She also gives a general idea about what she wants to do, but not necessarily a specific job. She says she wants to be "in a managerial position." Managerial, "managerial," comes from the word manage or manager, someone who is a boss - a supervisor. Managerial is an adjective; it's the kind of position - the kind of job - that would be like a manager or a supervisor - a boss. It's not a specific job; there are lots of different kinds of managerial positions at different levels in the company. So, this is a good thing to say. It says I have ambition, I want to have more responsibility in five years, but I'm not sure exactly what - you're not giving the one job or one position that you want to have in five years.

She then continues to talk about how she is going to continue working at this company. She continues her answer by saying that she sees "the next few years here at Lotadoe" - at this company - "as an opportunity," or a way, "to gain," or get more "skills and knowledge to run one of the departments in this company." To run a department means to manage it - to be in charge of - to be responsible for that department. She doesn't say which department, but she does say that she wants to be in a manager or supervisor position. She emphasizes that she will continue to get this company after she has gained more skills and more knowledge, then she hopes to be in a managerial position.

"One of the reasons," she says that she is "applying for this position is that this is a large company with a lot of opportunities for advancement" or promotion. "If I continue working in the department where this position is," she says, "I hope to be a senior manager with a hand in shaping the strategic plans for development in this area of technology."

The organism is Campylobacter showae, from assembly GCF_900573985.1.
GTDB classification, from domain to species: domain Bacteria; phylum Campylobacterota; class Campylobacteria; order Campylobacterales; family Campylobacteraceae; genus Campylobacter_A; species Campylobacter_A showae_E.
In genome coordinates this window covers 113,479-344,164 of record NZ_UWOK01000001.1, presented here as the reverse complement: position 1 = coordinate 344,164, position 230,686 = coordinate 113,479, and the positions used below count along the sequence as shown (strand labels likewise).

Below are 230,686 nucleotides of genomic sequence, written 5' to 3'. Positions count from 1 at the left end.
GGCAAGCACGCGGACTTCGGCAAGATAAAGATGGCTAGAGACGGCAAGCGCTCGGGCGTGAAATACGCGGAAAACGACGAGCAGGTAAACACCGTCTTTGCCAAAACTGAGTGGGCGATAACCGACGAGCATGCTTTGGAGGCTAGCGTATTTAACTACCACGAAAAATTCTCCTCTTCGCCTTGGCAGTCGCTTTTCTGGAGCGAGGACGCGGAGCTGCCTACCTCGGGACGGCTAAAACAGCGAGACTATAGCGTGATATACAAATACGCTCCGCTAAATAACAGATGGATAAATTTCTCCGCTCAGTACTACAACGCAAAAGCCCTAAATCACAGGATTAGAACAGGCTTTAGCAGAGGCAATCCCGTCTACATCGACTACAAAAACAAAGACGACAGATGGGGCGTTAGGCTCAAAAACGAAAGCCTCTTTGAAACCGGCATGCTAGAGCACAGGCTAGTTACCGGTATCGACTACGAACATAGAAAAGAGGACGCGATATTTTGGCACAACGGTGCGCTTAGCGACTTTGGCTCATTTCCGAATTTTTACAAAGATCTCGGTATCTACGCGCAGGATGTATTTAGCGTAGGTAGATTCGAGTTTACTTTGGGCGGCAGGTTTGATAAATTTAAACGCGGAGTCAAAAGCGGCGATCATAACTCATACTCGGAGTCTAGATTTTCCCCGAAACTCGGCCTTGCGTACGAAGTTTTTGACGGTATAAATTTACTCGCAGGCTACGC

She's saying here that she wants to be involved in the management of the company, and she gives some specific things that she might to do. She says, "If I continue working in" this "department," and maybe she will, maybe she won't, but if she does continue working, she hopes "to be a senior manager." A senior, "senior," manager is one of the higher level managers. The lower managers might be called junior managers. Senior means older, junior means younger.

Here it means more experience and less experience. Higher level - senior; lower level - junior.

So, she says she wants to "be a senior," or a higher level "manager with a hand in," meaning with some participation in "shaping the strategic plans for
development." To shape something means to change it - to somehow be involved in the way that it will be in the future. So, she wants to change or have
an influence in the strategic plans of the company. Strategic, "strategic," means the important future plans of the company - the plans that will be most important in the long term for the company - the future of the company.

She continues by saying that "Another possibility" for her "in five years is to transfer to one of the regional offices, where I would oversee local operations." She's not saying there's only one job for me in five years, she's saying well, there are a couple of ways that I could be promoted - that I could advance in the company. Another way "is to transfer," or to move, "to one of the regional offices." Regional is related to the idea of a region, "region," which is a smaller area - part of a larger area. So, the opposite of regional may be national or international. National would be the whole country - the whole nation; regional